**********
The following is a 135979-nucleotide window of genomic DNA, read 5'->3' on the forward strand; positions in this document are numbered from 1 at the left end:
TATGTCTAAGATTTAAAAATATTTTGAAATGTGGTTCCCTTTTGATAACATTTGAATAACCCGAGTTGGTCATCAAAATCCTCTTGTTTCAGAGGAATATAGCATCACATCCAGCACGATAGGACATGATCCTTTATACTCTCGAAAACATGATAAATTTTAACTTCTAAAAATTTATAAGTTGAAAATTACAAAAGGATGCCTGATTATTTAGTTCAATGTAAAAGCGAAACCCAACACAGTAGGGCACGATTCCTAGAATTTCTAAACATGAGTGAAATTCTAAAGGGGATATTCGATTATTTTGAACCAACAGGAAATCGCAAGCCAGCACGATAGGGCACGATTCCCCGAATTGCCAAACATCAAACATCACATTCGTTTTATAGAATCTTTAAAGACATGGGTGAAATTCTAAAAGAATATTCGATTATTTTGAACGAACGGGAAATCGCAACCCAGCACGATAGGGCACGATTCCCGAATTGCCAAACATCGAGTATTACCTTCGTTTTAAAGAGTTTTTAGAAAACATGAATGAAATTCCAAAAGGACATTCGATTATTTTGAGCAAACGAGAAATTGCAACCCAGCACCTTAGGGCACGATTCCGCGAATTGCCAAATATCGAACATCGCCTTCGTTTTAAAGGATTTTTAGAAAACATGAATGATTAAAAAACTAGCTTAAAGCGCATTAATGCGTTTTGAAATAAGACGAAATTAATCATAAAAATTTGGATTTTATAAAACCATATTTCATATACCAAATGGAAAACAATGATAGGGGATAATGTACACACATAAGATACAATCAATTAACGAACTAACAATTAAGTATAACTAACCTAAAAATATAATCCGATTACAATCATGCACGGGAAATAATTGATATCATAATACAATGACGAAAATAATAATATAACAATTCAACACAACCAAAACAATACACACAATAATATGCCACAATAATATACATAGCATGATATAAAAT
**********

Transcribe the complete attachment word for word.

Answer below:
The following is a 135979-nucleotide window of genomic DNA, read 5'->3' on the forward strand; positions in this document are numbered from 1 at the left end:
TATGTCTAAGATTTAAAAATATTTTGAAATGTGGTTCCCTTTTGATAACATTTGAATAACCCGAGTTGGTCATCAAAATCCTCTTGTTTCAGAGGAATATAGCATCACATCCAGCACGATAGGACATGATCCTTTATACTCTCGAAAACATGATAAATTTTAACTTCTAAAAATTTATAAGTTGAAAATTACAAAAGGATGCCTGATTATTTAGTTCAATGTAAAAGCGAAACCCAACACAGTAGGGCACGATTCCTAGAATTTCTAAACATGAGTGAAATTCTAAAGGGGATATTCGATTATTTTGAACCAACAGGAAATCGCAAGCCAGCACGATAGGGCACGATTCCCCGAATTGCCAAACATCAAACATCACATTCGTTTTATAGAATCTTTAAAGACATGGGTGAAATTCTAAAAGAATATTCGATTATTTTGAACGAACGGGAAATCGCAACCCAGCACGATAGGGCACGATTCCCGAATTGCCAAACATCGAGTATTACCTTCGTTTTAAAGAGTTTTTAGAAAACATGAATGAAATTCCAAAAGGACATTCGATTATTTTGAGCAAACGAGAAATTGCAACCCAGCACCTTAGGGCACGATTCCGCGAATTGCCAAATATCGAACATCGCCTTCGTTTTAAAGGATTTTTAGAAAACATGAATGATTAAAAAACTAGCTTAAAGCGCATTAATGCGTTTTGAAATAAGACGAAATTAATCATAAAAATTTGGATTTTATAAAACCATATTTCATATACCAAATGGAAAACAATGATAGGGGATAATGTACACACATAAGATACAATCAATTAACGAACTAACAATTAAGTATAACTAACCTAAAAATATAATCCGATTACAATCATGCACGGGAAATAATTGATATCATAATACAATGACGAAAATAATAATATAACAATTCAACACAACCAAAACAATACACACAATAATATGCCACAATAATATACATAGCATGATATAAAAT